Some months ago it appeared that Malaysia had agreed to clamp down on imports of illegally sourced logs from Indonesia. This accord seems to be less than cordial now as Indonesia says that the illegal trade is still flourishing and is jeopardising efforts to control the overall log harvest. The Indonesian Ministry of Forestry says that in May and June last year the rate of loss was 1,000 truckloads of logs each week moving from Kalimantan into Malaysia or being shipped out to other destinations, a total of nearly 10,000m3 in those two months alone.

Now, 45% of the Indonesian domestic market for plywood is met by imported plywood. The share of locally made ply has fallen from 83% in 1995 to only 55% currently. At the same time, Indonesian exports of plywood are fast declining: last year they totalled 5.5 million m3, down 1 million m3 from 2002.

Manufacturers say the situation is doubly unfair because not only are they being forced to downsize by government controls on log harvesting, but the illegally exported logs are cheap because they do not pay any taxes. This means overseas buyers and processors using illegal logs can undercut Indonesia’s own plywood and product manufacturers, not only in export markets but even for imports into their own backyard.

Illegal logging action

Japan, the EU and China have agreed with Indonesia not to buy wood products made from illegal timber or dubious sources. To what extent this can be implemented is another question.

The Indonesian government has become very forceful in restructuring and downsizing its wood product industries. Industry has an installed capacity of 30 million m3 per year which the government wants to reduce to 20 million m3 per year. At the same time it is trying to reduce the annual allowable harvest to less than 6 million m3 this year, with the balance made up by imported logs. No information is given on where these import logs might be sourced. The forests minister says he expects the industry will bear the hardship but there seems little doubt that most of it will be borne by the workers and their families as employment declines. The industry has warned the Ministry of Manpower that because of the downturn in business some 50,000 workers will have to be laid off in Riau and Kalimantan without redundancy payment, social services support or unemployment pay.

&#8220Price adjustments are very much tied to temporary surges in demand for particular species”

Tight supply

Log supply continues to be tight, not helped by heavy rain. Prices are moving up after some small downwards adjustments at the end of 2003 but are only now back at the level of our October 2003 report. Kapur is US$5/m3 higher and domestic log prices in Peninsular Malaysia are US$5-10/m3 higher. Japan log stocks are low and buyers very cautious. Freight and bunker charges are up by US$3-4/m3.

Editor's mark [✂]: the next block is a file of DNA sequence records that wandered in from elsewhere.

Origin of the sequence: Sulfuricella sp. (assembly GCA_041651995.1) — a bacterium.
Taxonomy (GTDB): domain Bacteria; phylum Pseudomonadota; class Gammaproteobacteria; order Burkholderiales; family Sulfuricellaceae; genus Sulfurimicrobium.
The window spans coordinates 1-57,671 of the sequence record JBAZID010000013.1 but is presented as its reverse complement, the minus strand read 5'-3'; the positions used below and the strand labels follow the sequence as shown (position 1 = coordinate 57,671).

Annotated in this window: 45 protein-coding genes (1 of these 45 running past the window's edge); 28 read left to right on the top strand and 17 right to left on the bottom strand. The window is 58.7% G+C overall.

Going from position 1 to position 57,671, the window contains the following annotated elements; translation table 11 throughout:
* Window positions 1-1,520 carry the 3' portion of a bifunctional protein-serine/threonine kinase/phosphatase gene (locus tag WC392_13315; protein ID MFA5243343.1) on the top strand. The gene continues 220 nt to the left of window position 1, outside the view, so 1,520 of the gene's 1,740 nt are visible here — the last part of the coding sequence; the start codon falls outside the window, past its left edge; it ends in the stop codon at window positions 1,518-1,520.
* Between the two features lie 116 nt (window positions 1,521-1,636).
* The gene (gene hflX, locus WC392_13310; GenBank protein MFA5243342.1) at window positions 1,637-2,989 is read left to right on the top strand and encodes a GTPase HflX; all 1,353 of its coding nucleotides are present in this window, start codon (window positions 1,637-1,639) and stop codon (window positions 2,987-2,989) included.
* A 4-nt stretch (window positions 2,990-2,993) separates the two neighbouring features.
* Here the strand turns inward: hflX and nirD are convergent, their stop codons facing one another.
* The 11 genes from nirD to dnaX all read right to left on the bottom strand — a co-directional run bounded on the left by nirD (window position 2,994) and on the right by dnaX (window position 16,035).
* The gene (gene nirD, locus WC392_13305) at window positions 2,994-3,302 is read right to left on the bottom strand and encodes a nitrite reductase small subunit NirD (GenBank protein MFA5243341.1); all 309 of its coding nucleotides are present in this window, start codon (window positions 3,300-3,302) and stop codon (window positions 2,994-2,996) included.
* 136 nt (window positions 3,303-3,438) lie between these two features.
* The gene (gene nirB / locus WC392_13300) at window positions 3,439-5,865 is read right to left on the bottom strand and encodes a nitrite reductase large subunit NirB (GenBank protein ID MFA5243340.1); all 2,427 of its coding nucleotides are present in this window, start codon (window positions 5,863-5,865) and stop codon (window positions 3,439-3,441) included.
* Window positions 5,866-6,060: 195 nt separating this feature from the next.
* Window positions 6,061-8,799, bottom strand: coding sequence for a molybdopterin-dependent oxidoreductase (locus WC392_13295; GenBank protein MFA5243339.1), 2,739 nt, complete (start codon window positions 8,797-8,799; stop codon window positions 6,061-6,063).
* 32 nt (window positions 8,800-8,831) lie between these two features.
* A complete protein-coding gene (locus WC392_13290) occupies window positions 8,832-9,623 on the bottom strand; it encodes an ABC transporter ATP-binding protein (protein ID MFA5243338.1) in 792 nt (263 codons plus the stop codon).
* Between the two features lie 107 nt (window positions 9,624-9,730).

There have been some price rises for African logs exported to Asia: bubinga is US$30/m3 higher, iroko and movingui are up US$15/m3 for all grades, while sapele has moved up US$55/m3 for LM grade, US$38 for B grade and US$31 for BC/C. Sipo is down US$15/m3 while freights are up a hefty US$40/m3 for most logs and up US$20 for okoume logs.

Buyers for China finally succeeded in forcing down fob prices for okoume logs from Gabon, however, shipping space is tight and it is not clear how this will impact on prices in the next two to three months. Since logs are in short supply in the Asia-Pacific region, any shortfall from West Africa might well push overall prices higher.

Sawn lumber prices have been stable through January and February. The higher price for African sapele logs has not yet passed down to sawn lumber or other product prices though no doubt it will do so by the end of the quarter. This will favour meranti suppliers who are likely to take the opportunity to push prices up. Sipo log prices have fallen by some US$15/m3 and lumber will be competitive with meranti in European markets. Meranti is up by about US$5-10/m3, as is seraya, and prices are very firm.

The Netherlands seems to offer poor prospects for exporters. Importers report low levels of business, though some Dutch companies are expanding their processing mills in West Africa. UK importers are reported to be more optimistic while in France there are good stocks of many species to work through before importers are back buying in any strength.

Plywood prices in Asia have hardened. New Japanese standards have held back imports, giving domestic manufacturers a much-needed boost, and a large plywood exporting mill in China, which had complied with the revised JAS, had problems which halted production temporarily. Japanese plywood imports are at a seven-year low, down 8% on last year. Much of the reduction was down to Indonesia which sold only 2.25 million m3, said to be caused by the need to comply with the revised JAS, though equally likely because of log supply restrictions. Malaysia increased exports to Japan, totalling 1.8 million m3.

In general, markets are just holding steady; price adjustments are very much tied to temporary surges in demand for particular species, while all others have just maintained stable demand and price over several months. The new members of the EU will know that the Japanese duty-free import preferences will no longer apply to their timber exports which will now be subject to the normal import duties of 4.8-6%.